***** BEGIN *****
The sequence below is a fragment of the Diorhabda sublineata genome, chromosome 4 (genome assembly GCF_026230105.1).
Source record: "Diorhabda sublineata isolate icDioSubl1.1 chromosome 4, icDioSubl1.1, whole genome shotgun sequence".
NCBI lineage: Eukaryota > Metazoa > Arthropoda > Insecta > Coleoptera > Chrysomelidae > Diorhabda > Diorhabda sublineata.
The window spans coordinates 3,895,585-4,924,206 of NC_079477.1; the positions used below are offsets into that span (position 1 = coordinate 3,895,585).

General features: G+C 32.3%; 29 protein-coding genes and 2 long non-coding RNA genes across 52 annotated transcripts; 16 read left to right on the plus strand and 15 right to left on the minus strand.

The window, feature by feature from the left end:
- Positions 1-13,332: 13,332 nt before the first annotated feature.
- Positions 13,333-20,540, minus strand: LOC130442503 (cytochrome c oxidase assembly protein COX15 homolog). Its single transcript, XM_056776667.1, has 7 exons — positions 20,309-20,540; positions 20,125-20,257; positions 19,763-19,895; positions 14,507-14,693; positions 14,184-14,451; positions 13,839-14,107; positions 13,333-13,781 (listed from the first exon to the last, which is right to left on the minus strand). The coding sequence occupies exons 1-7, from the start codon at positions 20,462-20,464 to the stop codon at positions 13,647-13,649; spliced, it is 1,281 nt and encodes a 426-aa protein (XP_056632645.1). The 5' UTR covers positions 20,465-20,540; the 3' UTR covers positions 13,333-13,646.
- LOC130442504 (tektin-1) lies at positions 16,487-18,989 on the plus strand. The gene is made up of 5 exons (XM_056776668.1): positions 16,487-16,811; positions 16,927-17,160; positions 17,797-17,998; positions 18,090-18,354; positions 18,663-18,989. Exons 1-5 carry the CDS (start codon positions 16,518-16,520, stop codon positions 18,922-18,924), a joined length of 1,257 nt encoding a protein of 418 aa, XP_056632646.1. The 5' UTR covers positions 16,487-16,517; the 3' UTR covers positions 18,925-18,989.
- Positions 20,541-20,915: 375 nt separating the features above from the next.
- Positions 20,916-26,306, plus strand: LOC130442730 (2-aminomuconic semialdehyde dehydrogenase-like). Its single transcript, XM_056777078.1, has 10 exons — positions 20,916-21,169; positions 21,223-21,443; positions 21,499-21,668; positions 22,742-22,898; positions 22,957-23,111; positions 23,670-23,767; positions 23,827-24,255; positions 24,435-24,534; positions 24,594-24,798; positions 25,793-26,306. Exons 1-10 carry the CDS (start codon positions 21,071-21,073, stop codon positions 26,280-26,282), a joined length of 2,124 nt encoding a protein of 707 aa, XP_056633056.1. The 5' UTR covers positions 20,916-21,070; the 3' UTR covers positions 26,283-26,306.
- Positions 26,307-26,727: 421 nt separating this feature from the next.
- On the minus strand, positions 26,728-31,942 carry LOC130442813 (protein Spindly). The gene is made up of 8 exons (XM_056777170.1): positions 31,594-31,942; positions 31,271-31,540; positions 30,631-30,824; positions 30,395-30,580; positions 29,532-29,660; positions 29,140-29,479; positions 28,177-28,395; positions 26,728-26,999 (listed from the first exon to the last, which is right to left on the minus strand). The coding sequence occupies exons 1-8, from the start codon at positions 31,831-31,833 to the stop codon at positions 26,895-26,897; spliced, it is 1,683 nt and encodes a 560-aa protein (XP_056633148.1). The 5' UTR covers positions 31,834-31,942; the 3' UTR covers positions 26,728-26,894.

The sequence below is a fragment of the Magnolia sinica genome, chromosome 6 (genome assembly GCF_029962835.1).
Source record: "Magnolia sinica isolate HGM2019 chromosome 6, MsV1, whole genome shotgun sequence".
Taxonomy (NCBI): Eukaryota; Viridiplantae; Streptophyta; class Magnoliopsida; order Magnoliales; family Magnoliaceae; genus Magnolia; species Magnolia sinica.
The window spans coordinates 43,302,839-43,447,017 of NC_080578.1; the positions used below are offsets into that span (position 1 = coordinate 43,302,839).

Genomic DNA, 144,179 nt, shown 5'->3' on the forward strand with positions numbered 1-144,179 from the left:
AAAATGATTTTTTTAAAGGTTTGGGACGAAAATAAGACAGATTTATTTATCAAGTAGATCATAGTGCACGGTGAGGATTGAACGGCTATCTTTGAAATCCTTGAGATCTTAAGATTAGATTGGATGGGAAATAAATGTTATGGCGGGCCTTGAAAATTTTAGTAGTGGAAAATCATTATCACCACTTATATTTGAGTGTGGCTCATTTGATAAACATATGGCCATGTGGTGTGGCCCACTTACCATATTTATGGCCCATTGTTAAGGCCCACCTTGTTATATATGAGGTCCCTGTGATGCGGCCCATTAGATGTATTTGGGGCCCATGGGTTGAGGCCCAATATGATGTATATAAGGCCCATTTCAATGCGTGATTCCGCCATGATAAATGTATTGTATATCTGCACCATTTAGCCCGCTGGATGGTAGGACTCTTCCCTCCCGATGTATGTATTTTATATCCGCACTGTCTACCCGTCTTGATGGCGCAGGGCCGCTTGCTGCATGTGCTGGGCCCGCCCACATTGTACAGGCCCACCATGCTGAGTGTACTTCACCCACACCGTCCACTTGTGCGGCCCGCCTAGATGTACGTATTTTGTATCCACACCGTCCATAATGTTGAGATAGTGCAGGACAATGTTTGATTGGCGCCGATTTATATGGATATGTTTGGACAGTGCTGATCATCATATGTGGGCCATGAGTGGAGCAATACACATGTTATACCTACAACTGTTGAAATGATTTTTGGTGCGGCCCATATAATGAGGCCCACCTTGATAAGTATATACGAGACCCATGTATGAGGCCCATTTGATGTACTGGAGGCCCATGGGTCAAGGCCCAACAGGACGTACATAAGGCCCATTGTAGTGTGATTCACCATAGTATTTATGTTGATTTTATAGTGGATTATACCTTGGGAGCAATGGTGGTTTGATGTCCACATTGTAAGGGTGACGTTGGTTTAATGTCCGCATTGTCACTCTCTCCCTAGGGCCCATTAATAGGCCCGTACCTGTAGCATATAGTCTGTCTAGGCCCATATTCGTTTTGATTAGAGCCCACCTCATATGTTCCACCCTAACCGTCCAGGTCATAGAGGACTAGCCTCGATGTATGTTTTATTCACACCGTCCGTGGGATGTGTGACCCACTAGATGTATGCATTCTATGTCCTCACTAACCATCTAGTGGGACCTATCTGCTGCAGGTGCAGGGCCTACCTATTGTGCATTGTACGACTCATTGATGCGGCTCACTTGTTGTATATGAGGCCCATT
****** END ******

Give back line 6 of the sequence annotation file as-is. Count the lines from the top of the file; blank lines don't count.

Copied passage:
The window, feature by feature from the left end: